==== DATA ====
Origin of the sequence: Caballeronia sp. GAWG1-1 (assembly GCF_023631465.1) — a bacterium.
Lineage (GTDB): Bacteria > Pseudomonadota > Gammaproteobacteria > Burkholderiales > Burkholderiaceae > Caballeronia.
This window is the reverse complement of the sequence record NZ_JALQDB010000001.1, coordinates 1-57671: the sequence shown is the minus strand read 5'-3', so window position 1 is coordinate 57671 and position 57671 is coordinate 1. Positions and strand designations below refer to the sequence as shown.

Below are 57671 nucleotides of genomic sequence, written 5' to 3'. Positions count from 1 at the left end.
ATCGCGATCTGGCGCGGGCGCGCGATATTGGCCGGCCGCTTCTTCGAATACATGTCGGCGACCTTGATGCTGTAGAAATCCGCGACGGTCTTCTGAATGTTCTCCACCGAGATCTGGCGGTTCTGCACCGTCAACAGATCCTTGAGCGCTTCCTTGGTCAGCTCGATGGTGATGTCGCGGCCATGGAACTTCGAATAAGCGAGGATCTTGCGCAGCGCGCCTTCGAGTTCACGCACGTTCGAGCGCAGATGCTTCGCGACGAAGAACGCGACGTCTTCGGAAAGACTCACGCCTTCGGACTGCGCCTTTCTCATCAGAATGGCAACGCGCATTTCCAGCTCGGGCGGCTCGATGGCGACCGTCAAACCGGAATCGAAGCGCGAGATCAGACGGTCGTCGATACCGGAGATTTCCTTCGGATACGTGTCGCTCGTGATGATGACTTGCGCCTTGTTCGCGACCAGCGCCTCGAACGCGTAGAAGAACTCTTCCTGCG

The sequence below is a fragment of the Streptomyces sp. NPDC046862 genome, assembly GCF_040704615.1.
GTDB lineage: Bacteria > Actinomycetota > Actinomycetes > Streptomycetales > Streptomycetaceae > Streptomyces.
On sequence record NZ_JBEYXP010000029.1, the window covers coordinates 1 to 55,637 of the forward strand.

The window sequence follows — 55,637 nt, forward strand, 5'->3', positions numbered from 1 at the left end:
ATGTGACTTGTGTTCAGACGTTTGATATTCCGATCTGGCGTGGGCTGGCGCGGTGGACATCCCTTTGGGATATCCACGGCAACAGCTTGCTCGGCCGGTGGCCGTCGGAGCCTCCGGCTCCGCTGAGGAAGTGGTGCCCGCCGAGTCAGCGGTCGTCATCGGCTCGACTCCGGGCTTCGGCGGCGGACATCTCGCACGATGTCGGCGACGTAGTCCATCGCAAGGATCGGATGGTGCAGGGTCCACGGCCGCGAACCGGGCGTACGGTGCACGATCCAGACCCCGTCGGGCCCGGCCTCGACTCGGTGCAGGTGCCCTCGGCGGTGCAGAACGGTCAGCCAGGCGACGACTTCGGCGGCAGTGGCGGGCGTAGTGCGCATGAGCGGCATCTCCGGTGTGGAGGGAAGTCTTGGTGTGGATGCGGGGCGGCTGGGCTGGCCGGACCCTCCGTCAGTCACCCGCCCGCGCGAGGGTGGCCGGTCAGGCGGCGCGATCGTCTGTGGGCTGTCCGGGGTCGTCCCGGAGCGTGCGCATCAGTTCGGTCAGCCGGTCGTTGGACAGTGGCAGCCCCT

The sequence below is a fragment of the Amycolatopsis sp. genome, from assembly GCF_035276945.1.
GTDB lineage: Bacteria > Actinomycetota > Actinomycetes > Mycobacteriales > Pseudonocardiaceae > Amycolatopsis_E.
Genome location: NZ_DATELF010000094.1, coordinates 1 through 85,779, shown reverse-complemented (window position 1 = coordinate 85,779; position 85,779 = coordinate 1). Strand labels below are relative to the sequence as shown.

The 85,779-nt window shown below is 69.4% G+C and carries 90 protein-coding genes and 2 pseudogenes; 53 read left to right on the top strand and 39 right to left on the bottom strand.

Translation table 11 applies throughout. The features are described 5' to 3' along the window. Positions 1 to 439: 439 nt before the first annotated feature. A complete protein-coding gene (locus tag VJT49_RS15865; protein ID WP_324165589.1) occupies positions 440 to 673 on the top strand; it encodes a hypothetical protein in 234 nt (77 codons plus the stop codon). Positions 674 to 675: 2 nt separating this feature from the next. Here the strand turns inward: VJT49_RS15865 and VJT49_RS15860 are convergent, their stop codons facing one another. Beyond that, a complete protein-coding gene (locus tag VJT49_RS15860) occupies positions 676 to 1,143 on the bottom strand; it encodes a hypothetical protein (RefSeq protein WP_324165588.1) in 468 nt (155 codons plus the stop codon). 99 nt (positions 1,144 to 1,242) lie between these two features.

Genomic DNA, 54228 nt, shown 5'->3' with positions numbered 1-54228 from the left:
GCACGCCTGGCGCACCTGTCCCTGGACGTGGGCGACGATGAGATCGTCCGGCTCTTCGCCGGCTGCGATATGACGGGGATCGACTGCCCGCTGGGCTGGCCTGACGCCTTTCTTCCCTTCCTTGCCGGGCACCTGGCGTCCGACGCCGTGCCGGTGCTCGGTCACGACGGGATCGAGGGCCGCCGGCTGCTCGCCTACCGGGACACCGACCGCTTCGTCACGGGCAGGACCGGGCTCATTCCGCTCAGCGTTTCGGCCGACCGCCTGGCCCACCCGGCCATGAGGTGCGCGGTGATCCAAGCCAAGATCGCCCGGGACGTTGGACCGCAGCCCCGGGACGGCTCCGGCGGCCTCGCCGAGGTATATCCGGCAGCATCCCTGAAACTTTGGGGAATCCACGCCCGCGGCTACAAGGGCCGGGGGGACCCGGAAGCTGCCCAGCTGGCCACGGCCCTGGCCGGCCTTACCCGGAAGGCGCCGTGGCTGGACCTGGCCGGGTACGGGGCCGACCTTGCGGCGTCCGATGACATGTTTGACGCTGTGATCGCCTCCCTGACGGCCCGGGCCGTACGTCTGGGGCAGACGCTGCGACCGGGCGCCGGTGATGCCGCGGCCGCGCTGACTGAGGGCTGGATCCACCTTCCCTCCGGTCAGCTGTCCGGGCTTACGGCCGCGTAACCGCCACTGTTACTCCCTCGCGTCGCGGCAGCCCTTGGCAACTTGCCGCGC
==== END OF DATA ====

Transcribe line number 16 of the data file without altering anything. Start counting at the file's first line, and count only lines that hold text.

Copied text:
Genomic DNA, 54228 nt, shown 5'->3' with positions numbered 1-54228 from the left: